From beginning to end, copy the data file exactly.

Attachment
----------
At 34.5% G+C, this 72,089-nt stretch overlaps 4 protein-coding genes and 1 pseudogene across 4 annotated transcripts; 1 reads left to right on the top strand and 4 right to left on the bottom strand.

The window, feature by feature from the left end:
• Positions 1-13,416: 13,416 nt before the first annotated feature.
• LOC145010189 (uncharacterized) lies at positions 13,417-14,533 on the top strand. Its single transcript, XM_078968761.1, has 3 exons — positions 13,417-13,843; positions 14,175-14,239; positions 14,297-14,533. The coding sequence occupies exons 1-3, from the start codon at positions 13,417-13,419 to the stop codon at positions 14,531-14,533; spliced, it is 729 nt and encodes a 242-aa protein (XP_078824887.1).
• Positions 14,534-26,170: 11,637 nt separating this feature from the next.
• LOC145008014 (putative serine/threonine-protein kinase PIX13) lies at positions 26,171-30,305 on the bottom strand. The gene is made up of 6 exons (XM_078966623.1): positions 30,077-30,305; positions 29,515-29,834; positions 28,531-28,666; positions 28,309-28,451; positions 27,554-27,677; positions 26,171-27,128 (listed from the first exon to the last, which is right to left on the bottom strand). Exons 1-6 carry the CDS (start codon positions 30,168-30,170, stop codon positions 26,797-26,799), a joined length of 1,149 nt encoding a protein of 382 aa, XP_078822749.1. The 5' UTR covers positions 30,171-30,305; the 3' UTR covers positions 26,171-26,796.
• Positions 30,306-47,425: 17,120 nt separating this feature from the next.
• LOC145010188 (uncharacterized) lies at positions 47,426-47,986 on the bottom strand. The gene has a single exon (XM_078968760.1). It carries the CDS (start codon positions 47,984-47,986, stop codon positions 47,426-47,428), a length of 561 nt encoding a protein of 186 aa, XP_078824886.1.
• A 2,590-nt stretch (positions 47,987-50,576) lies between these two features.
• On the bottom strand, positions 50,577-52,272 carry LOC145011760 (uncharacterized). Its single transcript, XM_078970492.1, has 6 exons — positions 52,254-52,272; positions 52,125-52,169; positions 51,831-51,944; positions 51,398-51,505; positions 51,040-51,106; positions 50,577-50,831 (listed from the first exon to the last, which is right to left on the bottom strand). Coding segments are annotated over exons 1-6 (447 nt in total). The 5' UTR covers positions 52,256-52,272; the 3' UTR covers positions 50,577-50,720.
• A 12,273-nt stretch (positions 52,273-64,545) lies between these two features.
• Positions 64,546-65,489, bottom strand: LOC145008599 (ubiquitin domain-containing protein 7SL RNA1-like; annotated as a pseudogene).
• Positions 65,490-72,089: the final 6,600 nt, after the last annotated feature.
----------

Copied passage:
At 34.5% G+C, this 72,089-nt stretch overlaps 4 protein-coding genes and 1 pseudogene across 4 annotated transcripts; 1 reads left to right on the top strand and 4 right to left on the bottom strand.

The window, feature by feature from the left end:
• Positions 1-13,416: 13,416 nt before the first annotated feature.
• LOC145010189 (uncharacterized) lies at positions 13,417-14,533 on the top strand. Its single transcript, XM_078968761.1, has 3 exons — positions 13,417-13,843; positions 14,175-14,239; positions 14,297-14,533. The coding sequence occupies exons 1-3, from the start codon at positions 13,417-13,419 to the stop codon at positions 14,531-14,533; spliced, it is 729 nt and encodes a 242-aa protein (XP_078824887.1).
• Positions 14,534-26,170: 11,637 nt separating this feature from the next.
• LOC145008014 (putative serine/threonine-protein kinase PIX13) lies at positions 26,171-30,305 on the bottom strand. The gene is made up of 6 exons (XM_078966623.1): positions 30,077-30,305; positions 29,515-29,834; positions 28,531-28,666; positions 28,309-28,451; positions 27,554-27,677; positions 26,171-27,128 (listed from the first exon to the last, which is right to left on the bottom strand). Exons 1-6 carry the CDS (start codon positions 30,168-30,170, stop codon positions 26,797-26,799), a joined length of 1,149 nt encoding a protein of 382 aa, XP_078822749.1. The 5' UTR covers positions 30,171-30,305; the 3' UTR covers positions 26,171-26,796.
• Positions 30,306-47,425: 17,120 nt separating this feature from the next.
• LOC145010188 (uncharacterized) lies at positions 47,426-47,986 on the bottom strand. The gene has a single exon (XM_078968760.1). It carries the CDS (start codon positions 47,984-47,986, stop codon positions 47,426-47,428), a length of 561 nt encoding a protein of 186 aa, XP_078824886.1.
• A 2,590-nt stretch (positions 47,987-50,576) lies between these two features.
• On the bottom strand, positions 50,577-52,272 carry LOC145011760 (uncharacterized). Its single transcript, XM_078970492.1, has 6 exons — positions 52,254-52,272; positions 52,125-52,169; positions 51,831-51,944; positions 51,398-51,505; positions 51,040-51,106; positions 50,577-50,831 (listed from the first exon to the last, which is right to left on the bottom strand). Coding segments are annotated over exons 1-6 (447 nt in total). The 5' UTR covers positions 52,256-52,272; the 3' UTR covers positions 50,577-50,720.
• A 12,273-nt stretch (positions 52,273-64,545) lies between these two features.
• Positions 64,546-65,489, bottom strand: LOC145008599 (ubiquitin domain-containing protein 7SL RNA1-like; annotated as a pseudogene).
• Positions 65,490-72,089: the final 6,600 nt, after the last annotated feature.